After a 26% uncorrected rise over the past 6 months, SPX finally experienced a 5% correction this Thursday. It rejoins every year, except for 1995, in that regard.
On Wednesday, the day before the low, we published a detailed note summarizing the low-risk, high-reward long set up, as well as what to expect next (please read it here).
The two week down-move in SPX retraced all the gains from May 2 onwards. The 2000-07 resistance zone that we had expected to hold in April was back-tested as well (chart). In essence, risk was removed as was any opportunity-loss in May.
What to expect next:
Upside: it would be 'normal' for SPX to at least attempt a retest of the recent highs in the coming weeks. That is a pattern that has played out in almost every strong uptrend over the past several years (yellow shading in chart).
Downside: SPX 1600 obviously becomes key to hold. A quick return to that level, and a 38% retrace of the rally from November would be likely, bringing SPX back to 1550, also the key support during March and April lows (chart). Incidentally, the powerful 2006-07 advance (that this rally has been compared to) retraced by 38%. And, 1550 also represents an 8% drawdown off the YTD highs; since 1980, SPX has declined by at least 8% intra-year in 80% of instances.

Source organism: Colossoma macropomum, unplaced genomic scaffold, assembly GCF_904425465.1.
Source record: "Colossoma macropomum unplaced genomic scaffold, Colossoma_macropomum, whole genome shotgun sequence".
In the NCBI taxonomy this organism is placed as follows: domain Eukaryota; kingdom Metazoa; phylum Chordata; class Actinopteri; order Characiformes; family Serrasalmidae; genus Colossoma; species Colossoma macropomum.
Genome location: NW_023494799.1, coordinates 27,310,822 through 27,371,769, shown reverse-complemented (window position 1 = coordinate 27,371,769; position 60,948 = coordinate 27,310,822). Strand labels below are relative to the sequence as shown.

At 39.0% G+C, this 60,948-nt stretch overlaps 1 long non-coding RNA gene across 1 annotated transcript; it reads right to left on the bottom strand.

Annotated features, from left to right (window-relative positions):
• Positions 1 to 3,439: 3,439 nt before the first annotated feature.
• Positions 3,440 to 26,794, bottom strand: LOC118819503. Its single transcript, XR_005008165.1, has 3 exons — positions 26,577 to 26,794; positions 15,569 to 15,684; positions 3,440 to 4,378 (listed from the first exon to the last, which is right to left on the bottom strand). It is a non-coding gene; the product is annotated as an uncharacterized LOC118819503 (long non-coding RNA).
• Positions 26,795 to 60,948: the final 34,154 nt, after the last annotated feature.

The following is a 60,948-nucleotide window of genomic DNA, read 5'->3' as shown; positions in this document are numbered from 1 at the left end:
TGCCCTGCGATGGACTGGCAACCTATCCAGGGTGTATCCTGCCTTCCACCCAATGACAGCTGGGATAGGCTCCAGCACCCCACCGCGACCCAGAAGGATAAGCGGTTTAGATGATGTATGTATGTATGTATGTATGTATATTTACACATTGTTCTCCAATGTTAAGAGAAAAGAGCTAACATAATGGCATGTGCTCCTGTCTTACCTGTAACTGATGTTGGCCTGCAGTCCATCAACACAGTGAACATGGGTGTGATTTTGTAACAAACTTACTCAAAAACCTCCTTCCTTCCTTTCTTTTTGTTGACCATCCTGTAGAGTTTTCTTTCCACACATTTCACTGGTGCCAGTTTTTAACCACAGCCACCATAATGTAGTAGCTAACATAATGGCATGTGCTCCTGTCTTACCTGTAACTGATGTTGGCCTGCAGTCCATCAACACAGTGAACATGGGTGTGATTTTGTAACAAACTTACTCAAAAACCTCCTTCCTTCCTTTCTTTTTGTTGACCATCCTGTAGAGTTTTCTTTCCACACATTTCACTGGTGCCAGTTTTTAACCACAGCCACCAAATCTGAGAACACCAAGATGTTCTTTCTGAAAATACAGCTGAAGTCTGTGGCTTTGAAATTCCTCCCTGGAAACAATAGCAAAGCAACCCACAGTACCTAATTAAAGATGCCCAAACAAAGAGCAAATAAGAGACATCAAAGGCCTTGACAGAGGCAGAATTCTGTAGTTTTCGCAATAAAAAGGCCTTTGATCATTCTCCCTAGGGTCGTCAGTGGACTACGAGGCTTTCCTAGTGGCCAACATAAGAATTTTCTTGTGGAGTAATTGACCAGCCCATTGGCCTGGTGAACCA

On Wednesday, we mentioned that the brief retrace so far had not 'reset' the market, as shown by both the bullish percent index (chart) and the percent of companies over their 50-dma (chart). These moves take time; think 6-8 weeks as opposed to the two weeks since the highs were made.
One immediate indicator to watch is breadth. The washout this week should be followed by an expansion in breadth as a sign investors want back in. That hasn't happened yet. In the past, a 9:1 up day has followed solid bottoms. When that hasn't happened, SPX has moved lower (chart).
Short-term (early next week), a possible inverted head and shoulders pattern should be on your radar (chart).
On the fundamental side, macro continues to be below expectations, although there was some improvement from the G10 (chart). Ed Yardeni has shown the importance of this on SPX revenues, with the upshot that both PMI and exports portend weak sales ahead. With investors strongly discounting earnings growth over 10% in 2014, this is a major watch out. 1Q earnings season is over and EPS growth was just 3.3%.